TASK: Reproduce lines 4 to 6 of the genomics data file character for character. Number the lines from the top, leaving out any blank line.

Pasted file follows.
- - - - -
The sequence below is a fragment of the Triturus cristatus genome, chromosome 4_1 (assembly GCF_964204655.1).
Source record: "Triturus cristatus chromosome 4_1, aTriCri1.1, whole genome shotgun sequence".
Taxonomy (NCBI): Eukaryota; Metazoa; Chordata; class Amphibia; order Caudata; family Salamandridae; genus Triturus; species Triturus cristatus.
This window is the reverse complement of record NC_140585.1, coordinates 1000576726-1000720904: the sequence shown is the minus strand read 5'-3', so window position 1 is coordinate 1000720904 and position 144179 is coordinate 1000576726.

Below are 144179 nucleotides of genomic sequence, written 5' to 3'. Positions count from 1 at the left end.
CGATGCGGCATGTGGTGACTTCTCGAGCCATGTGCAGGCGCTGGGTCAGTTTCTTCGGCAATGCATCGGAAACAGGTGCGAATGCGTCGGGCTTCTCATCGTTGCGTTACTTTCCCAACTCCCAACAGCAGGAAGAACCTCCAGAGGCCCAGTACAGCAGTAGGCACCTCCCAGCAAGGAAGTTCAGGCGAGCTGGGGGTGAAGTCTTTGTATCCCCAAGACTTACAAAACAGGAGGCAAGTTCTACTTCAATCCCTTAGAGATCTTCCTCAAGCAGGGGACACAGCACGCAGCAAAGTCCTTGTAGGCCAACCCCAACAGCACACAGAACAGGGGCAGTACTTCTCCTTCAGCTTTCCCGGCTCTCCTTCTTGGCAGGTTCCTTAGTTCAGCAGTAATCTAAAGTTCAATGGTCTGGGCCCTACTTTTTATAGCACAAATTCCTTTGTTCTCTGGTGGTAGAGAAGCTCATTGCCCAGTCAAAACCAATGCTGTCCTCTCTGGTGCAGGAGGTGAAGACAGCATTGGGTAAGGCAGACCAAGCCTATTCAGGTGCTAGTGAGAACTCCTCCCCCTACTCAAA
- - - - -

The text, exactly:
This window is the reverse complement of record NC_140585.1, coordinates 1000576726-1000720904: the sequence shown is the minus strand read 5'-3', so window position 1 is coordinate 1000720904 and position 144179 is coordinate 1000576726.

Below are 144179 nucleotides of genomic sequence, written 5' to 3'. Positions count from 1 at the left end.
CGATGCGGCATGTGGTGACTTCTCGAGCCATGTGCAGGCGCTGGGTCAGTTTCTTCGGCAATGCATCGGAAACAGGTGCGAATGCGTCGGGCTTCTCATCGTTGCGTTACTTTCCCAACTCCCAACAGCAGGAAGAACCTCCAGAGGCCCAGTACAGCAGTAGGCACCTCCCAGCAAGGAAGTTCAGGCGAGCTGGGGGTGAAGTCTTTGTATCCCCAAGACTTACAAAACAGGAGGCAAGTTCTACTTCAATCCCTTAGAGATCTTCCTCAAGCAGGGGACACAGCACGCAGCAAAGTCCTTGTAGGCCAACCCCAACAGCACACAGAACAGGGGCAGTACTTCTCCTTCAGCTTTCCCGGCTCTCCTTCTTGGCAGGTTCCTTAGTTCAGCAGTAATCTAAAGTTCAATGGTCTGGGCCCTACTTTTTATAGCACAAATTCCTTTGTTCTCTGGTGGTAGAGAAGCTCATTGCCCAGTCAAAACCAATGCTGTCCTCTCTGGTGCAGGAGGTGAAGACAGCATTGGGTAAGGCAGACCAAGCCTATTCAGGTGCTAGTGAGAACTCCTCCCCCTACTCAAA